Howard Brodsky set out to conquer the carpet world. Dan Bleier just wanted to save his family-owned business. But both cherished their independent status in a retail chain, “big box” business world. Now, each realizes success through a purchasing cooperative.
The pair spent almost eight months reviewing different business models, disqualifying one after another. Then they looked at cooperatives. Brodsky and Bleier are founders of two of the estimated 300 purchasing cooperatives in the United States—a sector which serves roughly 50,000 independent business owner-members.
“The co-op was the ultimate choice to bring (buying) scale to local ownership while honoring their differences and valuing their independence. It also allowed us to leverage our efforts to serve their best interests, ” says Brodsky, chairman and co-CEO of CCA Global Partners. “By comparison, other business structures didn’t endure. ”
Entrepreneurs across the American business landscape—from furniture dealers to funeral service providers—are using co-op power to level the playing field between family-owned enterprises and mega-retailers.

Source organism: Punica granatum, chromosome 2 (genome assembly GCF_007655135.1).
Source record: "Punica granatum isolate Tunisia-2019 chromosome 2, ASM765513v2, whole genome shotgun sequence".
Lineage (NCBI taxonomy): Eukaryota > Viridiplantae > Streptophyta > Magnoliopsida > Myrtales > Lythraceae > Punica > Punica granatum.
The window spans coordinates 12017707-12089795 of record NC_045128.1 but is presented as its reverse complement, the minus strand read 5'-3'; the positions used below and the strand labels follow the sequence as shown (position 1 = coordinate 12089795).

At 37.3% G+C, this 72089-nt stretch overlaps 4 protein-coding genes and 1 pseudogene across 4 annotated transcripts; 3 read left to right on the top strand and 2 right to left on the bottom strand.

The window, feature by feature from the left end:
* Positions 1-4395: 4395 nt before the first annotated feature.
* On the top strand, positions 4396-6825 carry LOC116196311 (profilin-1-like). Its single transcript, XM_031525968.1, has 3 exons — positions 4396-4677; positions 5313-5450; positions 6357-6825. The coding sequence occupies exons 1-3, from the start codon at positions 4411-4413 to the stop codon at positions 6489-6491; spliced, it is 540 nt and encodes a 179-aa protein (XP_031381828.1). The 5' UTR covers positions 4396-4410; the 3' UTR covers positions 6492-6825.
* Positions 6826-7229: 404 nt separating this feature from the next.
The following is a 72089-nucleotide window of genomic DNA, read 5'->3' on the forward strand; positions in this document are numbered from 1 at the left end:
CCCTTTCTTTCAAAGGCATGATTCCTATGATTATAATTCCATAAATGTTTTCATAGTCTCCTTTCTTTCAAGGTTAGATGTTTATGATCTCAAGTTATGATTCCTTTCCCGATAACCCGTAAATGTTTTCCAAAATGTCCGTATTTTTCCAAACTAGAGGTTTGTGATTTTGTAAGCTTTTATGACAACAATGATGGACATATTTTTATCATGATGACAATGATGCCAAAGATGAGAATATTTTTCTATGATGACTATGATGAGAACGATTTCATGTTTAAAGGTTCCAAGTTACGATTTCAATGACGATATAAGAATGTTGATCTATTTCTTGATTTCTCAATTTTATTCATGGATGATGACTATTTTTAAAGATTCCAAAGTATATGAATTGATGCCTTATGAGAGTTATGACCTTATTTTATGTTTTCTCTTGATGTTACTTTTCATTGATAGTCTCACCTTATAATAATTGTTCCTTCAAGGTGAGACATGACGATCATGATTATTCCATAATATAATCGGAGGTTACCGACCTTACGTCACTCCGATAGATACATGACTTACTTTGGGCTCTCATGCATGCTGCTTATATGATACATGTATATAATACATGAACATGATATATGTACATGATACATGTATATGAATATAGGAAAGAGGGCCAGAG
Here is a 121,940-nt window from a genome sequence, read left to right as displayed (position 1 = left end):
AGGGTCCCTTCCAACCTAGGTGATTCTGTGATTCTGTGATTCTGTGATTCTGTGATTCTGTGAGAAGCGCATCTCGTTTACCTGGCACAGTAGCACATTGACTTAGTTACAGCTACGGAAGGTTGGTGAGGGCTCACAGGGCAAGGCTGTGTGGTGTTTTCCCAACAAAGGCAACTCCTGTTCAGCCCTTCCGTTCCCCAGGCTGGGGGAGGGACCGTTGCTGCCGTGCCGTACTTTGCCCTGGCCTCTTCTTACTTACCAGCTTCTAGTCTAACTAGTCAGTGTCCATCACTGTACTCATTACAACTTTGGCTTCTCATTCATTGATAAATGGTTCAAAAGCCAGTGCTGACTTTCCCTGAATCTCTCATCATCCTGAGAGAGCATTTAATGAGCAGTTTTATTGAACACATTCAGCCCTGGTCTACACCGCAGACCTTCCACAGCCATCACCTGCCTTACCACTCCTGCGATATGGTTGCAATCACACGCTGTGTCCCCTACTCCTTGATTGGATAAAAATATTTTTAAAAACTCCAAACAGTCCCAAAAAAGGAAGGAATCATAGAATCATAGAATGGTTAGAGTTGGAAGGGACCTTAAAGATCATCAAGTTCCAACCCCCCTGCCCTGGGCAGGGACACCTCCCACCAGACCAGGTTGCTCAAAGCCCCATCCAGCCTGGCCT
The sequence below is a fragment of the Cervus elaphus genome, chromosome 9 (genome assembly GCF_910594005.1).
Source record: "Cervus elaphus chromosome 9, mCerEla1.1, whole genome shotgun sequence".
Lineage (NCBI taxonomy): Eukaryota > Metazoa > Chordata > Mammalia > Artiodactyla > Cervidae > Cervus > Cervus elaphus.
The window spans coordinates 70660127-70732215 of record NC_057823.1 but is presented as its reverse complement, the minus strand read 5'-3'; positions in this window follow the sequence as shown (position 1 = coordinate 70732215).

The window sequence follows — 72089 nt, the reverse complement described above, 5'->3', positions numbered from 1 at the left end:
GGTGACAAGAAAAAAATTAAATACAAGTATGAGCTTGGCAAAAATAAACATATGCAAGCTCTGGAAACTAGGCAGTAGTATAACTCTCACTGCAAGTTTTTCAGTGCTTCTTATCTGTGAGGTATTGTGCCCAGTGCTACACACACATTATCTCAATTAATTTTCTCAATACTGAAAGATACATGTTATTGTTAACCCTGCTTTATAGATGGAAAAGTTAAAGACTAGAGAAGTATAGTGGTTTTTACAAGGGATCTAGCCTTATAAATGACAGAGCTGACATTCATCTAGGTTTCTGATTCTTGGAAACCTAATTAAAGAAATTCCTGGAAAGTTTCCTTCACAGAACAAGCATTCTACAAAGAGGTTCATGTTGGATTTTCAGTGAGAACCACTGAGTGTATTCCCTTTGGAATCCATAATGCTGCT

Purchasing co-op owner-members are joining together to increase the competitiveness of their independently owned businesses. By pooling their buying power to acquire inventory and services, they lower operating costs, better respond to competition, and improve their businesses’ overall performance.
Conquering the world
By virtually every business standard, CCA has more than endured. It has exploded. Starting with 13 members, the cooperative has grown to 650 owners who operate 3,600 independent stores around the world. The company reported sales exceeding $10 billion last year and has never experienced an unprofitable quarter in its 24 years of existence. Sales have jumped 325 percent in the past eight years.